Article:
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Multiplayer is king in Mario Kart 64. You've got two basic modes; Versus Mode and Battle Mode, just like the first Mario Kart. The Versus Mode is just a straight up race between two to four players. It's a good mode, but most people won't spend a lot of time with this one. That's because this game has improved upon the Battle Mode substantially. The Battle Mode in this game is so good, it practically justifies the purchase. There are two reasons why the Battle Mode of this game is amazing: the offensive items are very adept at dispatching opponents, and the courses are absolutely fantastic. Not too many courses are available in Battle Mode, but the ones that are there are the best in the series. The proof is that a lot of these Battle Mode courses get remade and remixed in future Mario Kart games, though they tend to be downscaled. Everyone's favorite Battle Mode course of Mario Kart 64 is the Block Fort, which is a giant fort of blocks. This course is perfect for hiding from your opponent and sneaking up on them when they least expect it. This course, like a few other Battle Mode courses, has multiple levels to it, with bridges connecting the higher levels. A really fun strategy that can work against you or for you is to aimlessly spam a bunch of Green Shells. The shells will congregate at the bottom of the course, bouncing around in an endless, deadly loop. At that point, anyone courageous enough to venture to the bottom of the course is going to have an exciting time. Battle Mode in Mario Kart 64 pretty much never gets old, providing endless hours of entertainment. The only drawback is the game won't play any music if you play with four players, due to limitations of the N64's hardware. This is quite a major drawback, admittedly, but the fun courses more than make up for it.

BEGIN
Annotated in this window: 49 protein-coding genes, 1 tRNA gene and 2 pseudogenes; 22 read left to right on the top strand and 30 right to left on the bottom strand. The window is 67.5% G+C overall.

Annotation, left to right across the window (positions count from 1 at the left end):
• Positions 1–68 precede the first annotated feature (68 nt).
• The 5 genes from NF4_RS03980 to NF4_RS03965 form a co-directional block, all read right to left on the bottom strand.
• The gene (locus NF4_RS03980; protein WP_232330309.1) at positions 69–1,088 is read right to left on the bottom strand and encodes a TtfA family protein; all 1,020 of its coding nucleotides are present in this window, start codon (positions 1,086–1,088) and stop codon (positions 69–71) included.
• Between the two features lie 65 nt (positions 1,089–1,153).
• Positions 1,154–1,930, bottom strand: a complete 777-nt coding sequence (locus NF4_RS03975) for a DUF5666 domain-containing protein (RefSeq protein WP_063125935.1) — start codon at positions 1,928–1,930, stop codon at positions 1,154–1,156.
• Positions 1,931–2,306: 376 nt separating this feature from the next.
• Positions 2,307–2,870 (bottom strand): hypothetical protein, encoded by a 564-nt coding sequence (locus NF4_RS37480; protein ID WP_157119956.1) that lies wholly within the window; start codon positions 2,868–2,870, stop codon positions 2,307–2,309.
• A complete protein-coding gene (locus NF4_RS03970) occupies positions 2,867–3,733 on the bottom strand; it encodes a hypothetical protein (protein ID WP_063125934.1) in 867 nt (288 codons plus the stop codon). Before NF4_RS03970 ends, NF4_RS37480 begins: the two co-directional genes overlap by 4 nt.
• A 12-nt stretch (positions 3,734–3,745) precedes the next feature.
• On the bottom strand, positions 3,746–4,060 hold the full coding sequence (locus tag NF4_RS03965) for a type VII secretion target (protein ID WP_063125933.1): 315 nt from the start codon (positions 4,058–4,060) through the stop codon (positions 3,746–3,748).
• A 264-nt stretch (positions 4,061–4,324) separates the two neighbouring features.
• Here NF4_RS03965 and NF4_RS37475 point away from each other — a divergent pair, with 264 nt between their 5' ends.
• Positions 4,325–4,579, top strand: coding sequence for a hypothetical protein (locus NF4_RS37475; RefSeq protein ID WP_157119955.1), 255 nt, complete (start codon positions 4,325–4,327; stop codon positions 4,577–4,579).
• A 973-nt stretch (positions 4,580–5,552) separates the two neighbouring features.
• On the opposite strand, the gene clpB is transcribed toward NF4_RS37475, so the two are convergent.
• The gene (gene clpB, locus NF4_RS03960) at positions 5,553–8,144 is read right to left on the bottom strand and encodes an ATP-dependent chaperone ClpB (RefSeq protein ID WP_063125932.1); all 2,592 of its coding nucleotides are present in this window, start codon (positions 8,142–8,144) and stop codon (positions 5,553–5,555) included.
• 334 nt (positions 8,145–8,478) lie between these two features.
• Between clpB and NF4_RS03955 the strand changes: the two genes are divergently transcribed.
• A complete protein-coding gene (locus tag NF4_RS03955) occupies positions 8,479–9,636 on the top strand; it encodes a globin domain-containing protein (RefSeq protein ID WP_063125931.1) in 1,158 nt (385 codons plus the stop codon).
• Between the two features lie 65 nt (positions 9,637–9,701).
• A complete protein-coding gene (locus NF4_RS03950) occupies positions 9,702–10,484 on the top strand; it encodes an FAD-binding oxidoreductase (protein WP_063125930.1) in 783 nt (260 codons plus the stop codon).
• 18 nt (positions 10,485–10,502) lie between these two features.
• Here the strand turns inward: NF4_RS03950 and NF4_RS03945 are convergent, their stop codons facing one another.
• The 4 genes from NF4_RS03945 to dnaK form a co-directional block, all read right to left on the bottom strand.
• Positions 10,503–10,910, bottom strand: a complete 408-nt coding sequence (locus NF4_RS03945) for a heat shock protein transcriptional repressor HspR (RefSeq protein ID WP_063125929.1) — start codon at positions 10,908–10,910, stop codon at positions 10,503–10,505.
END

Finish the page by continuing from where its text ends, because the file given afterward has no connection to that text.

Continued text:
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Mario Kart 64 greatly improves on the original in almost every way imaginable. The 3-D enhances the experience by leaps and bounds, the controls are a lot easier to handle, and the multiplayer is phenomenal. It's also a lot more accessible than its predecessor, as it's not insanely difficult, though there are insanely difficult modes available for those looking for a kart racing challenge. While it's true that this iteration of Mario Kart hasn't aged too well in terms of graphics and features, it does have some of the best Battle Mode courses in the whole series. The item balance is also a lot better in Mario Kart 64 when compared to newer iterations of the series. Future Mario Karts improved on just about everything, save for the Battle Mode and item balance. There may not be too many reasons to go back to this one after playing the newer Mario Kart games, but it's important to remember that those games owe a lot to Mario Kart 64.

Word Count: 1,651